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Exploring journalism's future

Civic media conference helps hatch new ideas

The world of traditional media has been going through a time of trouble, turmoil and transition, but more than 250 students and professionals in the media business, attending an invitation-only conference at MIT last week, brought an upbeat attitude to discussions and presentations that focused on an imaginative array of new media projects.

The occasion was a three-day conference titled "The Future of News and Civic Media," hosted by MIT's Center for Future Civic Media and the Knight News Challenge, a project funded by the John S. and James L. Knight Foundation, which announced the winners of more than $5 million in new grants at the meeting. (The MIT center itself was founded in 2007 thanks to a first-year grant from the Knight News Challenge.)

Christopher Csikszentmihã¡lyi, co-director of the Center for Future Civic Media and one of the conference organizers, said during an opening plenary talk that the difficulties and profound changes facing the media today are reminiscent of the upheaval experienced during the Renaissance, when the printing press drastically altered the flow of information. Though difficult and painful, that transition led to a vastly improved system of communications that endured and grew for centuries.

"For the last couple hundred years, newspapers seemed to be the way that communities could figure out what was going on in their community and what to do about it. That seems to be failing now," he said. "How do we take some of the roles and values of journalism, and figure out what will take on those roles?" The goal of the conference, like the goal of the center itself, was to explore ways to address these questions, in part by developing "better, smarter media technologies," he said.

Much of the conference's time was devoted to informal brainstorming and information-sharing sessions called Barcamps, most of them organized by the participants themselves. The topics ranged widely, including ways for news organizations to generate revenue, hands-on instruction on building web applications, innovative uses for cellphones, digital storytelling techniques, and citizen journalism in the developing world.

In order to encourage interaction and collaboration among the conference participants, the Knight News Challenge sponsors announced early on that they would offer additional grants of $3,000, $2,000 and $1,000 to the top three proposals submitted by attendees, involving collaborations between groups that have not previously worked together. Twenty proposals were submitted based on discussions among the participants, and on Friday the group voted to select the grant winners.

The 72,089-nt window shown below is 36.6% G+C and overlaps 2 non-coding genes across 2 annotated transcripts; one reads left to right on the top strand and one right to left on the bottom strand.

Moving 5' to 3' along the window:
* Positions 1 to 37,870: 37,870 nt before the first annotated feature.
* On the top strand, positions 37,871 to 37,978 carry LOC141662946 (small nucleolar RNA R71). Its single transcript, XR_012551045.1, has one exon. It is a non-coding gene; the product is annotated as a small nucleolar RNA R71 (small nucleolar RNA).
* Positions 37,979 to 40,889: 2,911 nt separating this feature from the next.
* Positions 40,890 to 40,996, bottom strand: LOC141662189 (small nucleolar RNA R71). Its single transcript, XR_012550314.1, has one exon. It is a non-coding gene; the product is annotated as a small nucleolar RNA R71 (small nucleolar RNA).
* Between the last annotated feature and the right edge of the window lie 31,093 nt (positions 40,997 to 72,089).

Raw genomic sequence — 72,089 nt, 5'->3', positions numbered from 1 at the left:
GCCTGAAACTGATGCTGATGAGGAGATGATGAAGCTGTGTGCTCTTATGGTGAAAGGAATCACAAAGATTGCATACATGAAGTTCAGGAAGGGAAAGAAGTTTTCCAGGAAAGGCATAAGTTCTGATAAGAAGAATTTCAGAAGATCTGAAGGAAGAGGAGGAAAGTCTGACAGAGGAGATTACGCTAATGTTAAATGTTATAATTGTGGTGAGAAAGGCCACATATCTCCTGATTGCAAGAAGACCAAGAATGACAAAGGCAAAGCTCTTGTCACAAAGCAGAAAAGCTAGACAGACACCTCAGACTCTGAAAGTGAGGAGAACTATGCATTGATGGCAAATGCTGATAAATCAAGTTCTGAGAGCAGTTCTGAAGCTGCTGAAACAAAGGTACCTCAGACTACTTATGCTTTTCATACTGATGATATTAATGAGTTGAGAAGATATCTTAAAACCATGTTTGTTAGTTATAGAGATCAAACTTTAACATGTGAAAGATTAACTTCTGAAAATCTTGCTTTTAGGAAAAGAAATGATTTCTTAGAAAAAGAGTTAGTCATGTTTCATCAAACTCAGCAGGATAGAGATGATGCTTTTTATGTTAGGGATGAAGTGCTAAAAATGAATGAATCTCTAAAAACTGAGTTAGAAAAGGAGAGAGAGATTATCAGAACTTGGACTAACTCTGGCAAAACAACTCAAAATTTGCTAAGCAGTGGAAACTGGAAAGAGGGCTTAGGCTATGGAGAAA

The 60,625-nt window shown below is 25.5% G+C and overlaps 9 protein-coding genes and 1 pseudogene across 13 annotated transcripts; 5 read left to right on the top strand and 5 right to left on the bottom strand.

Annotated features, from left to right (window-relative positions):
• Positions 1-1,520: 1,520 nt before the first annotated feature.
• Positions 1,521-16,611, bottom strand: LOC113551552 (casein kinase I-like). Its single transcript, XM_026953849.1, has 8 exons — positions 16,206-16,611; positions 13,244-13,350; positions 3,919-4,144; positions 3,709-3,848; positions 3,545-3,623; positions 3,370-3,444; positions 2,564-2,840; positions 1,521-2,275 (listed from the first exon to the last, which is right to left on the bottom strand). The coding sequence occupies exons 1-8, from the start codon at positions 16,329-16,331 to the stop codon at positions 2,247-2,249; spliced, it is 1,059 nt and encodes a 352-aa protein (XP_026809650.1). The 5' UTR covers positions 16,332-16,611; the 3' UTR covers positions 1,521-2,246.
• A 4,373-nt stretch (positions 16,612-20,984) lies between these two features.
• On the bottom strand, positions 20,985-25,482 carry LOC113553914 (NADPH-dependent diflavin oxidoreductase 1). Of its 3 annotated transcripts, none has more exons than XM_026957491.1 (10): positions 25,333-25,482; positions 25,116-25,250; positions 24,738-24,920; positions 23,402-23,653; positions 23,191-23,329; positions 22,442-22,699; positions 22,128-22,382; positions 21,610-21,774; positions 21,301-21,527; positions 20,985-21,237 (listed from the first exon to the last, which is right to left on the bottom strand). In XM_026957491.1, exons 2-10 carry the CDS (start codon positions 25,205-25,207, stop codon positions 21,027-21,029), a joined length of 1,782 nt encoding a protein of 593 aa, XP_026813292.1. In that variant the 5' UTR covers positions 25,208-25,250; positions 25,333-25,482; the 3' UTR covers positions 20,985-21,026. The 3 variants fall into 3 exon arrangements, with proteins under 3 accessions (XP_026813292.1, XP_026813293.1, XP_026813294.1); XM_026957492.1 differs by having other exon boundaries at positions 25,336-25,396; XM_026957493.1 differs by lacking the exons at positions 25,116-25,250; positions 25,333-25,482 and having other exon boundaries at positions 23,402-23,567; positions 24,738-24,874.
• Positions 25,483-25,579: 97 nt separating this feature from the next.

Rather than a conventional vote, the selection was made using a system developed by researcher Benjamin Mako Hill at the MIT Center for Future Civic Media. The system, called Selectricity, allows voters to rank their preferences instead of just voting for their top choice, and the software uses complex algorithms to weight the rankings, rather than just tallying first-place votes.

Csikszentmihã¡lyi said he was impressed with the enthusiasm people showed for these newly hatched projects and their interest in the section process. "People actually stood in line to vote," despite delays in the system, he said. The first-place winner was a project called TweetBill, to create a web site where people could register to get an alert through Twitter whenever a piece of legislation they care about is reaching a stage in Congress where calls and emails from constituents would be most useful. "People were quite enthusiastic" about the plan, he said.

"The goal of this conference was to build community among people working on this problem" of the changing media landscape, he said. "It really went well. It got people talking, got people making friends and accomplices for lasting relationships."

During a panel discussion at the conclusion of the meeting, Dan Gillmor, director of the Knight Center for Digital Media Entrepreneurship at Arizona State University, said he saw reason for hope amid the despair surrounding newspapers.

"How could anyone worry about the future of journalism after being with these people and seeing what they and so many others are doing?" Gillmor said.

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